What the Panthers ultimately represented was a massively involved community that was able to take back services that were stripped away by informal segregation and racist policy making. Now, more than ever, we need policies that will help minority communities flourish in the face of informal discrimination and disenfranchising policy. President Trump has shown little recognition for the different cultures throughout the United States. Large cities in the United States have always been at the forefront of tolerance and often represent bastions of safety for those fleeing religious persecution around the world. As the number of deportations rises, we see that this president will destroy these communities and separate immigrant families of the United States. The Muslim ban stranded thousands at airports; the president showed little interest in their livelihood or well-being. As the border wall on the Mexican border looms, and the executive branch abandons equally protecting transgender students, the need for strong independent communities grows. The Black Panthers, with supportive after-school programs and counseling for transgender students, could make these harmful policies less effective when no permanent solution can be found. Deportations devastate families across the United States. But by providing free legal advice and meals, these families could have a better chance when they go to court to remain residents in this country.

Alongside a plurality of services, the Panther’s organization can be effective for mobilizing voters. Paramount to our representative democracy is the assignment of representative districts in the House of Representatives and in statewide legislatures. But this process has been hijacked by one side of the political spectrum, and it has been shown that voter suppression through gerrymandering has heavily favored conservative candidates. This problem is especially oppressive to minority groups whose strength is diminished by gerrymandering that squeezes their support into smaller factions across different districts. On top of that, the passage of voter I.D. laws has proven to be harmful to minority voters as well. If an organization could prepare all their voters well in advance of elections to ensure they have the material to vote, then their voice will be much greater and turnout will increase.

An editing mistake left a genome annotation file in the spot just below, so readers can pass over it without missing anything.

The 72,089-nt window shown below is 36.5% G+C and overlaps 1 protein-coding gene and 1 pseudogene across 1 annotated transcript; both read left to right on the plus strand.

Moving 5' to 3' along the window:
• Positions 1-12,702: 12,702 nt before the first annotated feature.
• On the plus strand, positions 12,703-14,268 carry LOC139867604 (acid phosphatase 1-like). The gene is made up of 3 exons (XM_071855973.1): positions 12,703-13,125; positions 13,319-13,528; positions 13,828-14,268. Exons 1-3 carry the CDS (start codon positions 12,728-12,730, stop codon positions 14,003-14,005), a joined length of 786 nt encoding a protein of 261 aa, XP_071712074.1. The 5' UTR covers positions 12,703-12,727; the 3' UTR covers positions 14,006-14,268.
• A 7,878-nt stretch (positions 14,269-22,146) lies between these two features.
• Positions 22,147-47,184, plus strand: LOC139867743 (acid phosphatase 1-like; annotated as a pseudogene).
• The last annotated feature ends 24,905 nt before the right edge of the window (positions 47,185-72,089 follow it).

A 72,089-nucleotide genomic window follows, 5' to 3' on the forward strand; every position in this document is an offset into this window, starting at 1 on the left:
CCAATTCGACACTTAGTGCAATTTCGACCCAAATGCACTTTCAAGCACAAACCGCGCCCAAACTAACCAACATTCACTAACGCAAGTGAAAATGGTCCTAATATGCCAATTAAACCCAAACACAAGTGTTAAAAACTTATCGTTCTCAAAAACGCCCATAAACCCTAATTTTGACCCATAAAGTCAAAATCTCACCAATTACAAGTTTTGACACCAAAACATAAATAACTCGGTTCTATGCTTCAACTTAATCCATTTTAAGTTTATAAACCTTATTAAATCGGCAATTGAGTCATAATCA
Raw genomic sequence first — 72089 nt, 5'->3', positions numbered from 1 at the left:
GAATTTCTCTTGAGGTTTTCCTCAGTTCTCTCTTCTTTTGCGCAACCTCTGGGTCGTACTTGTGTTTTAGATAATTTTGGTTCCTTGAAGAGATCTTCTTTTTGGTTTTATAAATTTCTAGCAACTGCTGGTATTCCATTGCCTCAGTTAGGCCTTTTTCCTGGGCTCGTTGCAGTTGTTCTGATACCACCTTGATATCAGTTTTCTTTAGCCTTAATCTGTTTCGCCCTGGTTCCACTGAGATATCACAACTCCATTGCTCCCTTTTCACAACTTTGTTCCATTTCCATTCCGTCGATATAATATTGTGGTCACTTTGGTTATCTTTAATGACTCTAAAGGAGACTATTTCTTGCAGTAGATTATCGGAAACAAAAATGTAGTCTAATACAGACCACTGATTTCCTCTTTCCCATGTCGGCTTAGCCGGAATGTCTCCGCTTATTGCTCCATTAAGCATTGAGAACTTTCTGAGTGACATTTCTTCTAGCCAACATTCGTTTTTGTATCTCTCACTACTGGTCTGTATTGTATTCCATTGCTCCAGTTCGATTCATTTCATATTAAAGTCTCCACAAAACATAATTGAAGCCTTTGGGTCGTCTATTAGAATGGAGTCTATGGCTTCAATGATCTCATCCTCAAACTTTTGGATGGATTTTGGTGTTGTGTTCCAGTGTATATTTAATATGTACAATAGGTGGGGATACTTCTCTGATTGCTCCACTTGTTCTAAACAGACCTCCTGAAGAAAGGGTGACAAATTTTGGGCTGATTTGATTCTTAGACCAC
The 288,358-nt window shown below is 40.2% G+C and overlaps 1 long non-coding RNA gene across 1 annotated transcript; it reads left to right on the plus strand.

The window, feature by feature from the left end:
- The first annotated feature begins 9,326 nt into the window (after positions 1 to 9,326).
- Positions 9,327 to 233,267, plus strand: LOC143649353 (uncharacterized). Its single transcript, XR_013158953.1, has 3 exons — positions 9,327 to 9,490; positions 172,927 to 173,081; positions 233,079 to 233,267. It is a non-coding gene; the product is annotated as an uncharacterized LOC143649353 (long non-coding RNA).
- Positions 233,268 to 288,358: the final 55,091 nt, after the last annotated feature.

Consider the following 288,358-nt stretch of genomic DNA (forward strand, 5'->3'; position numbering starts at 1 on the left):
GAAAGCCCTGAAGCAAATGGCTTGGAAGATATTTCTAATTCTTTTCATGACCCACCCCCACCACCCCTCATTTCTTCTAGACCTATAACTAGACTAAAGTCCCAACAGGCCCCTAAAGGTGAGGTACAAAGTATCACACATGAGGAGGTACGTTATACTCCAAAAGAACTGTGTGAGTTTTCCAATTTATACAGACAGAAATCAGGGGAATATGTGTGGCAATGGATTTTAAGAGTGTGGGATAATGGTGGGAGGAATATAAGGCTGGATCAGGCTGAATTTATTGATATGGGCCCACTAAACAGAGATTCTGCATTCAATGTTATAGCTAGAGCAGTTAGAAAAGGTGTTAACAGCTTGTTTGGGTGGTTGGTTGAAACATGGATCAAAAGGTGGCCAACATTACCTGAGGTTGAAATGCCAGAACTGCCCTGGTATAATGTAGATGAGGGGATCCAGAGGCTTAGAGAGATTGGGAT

The strength and resolve against policies like gerrymandering and mass deportations are found at the local level. As Americans continue to resist the actions of this president, communities with the strongest community programs will show the president that his powers are not greater than the American people. Abuses of governmental power and active executive branches have wreaked havoc on the country in the past, but it is our responsibility to come together and build a strong community resistant to such hate. I think we can look at the Black Panthers’ achievements in the 1960s as an example of how to organize and protect a community from persecution.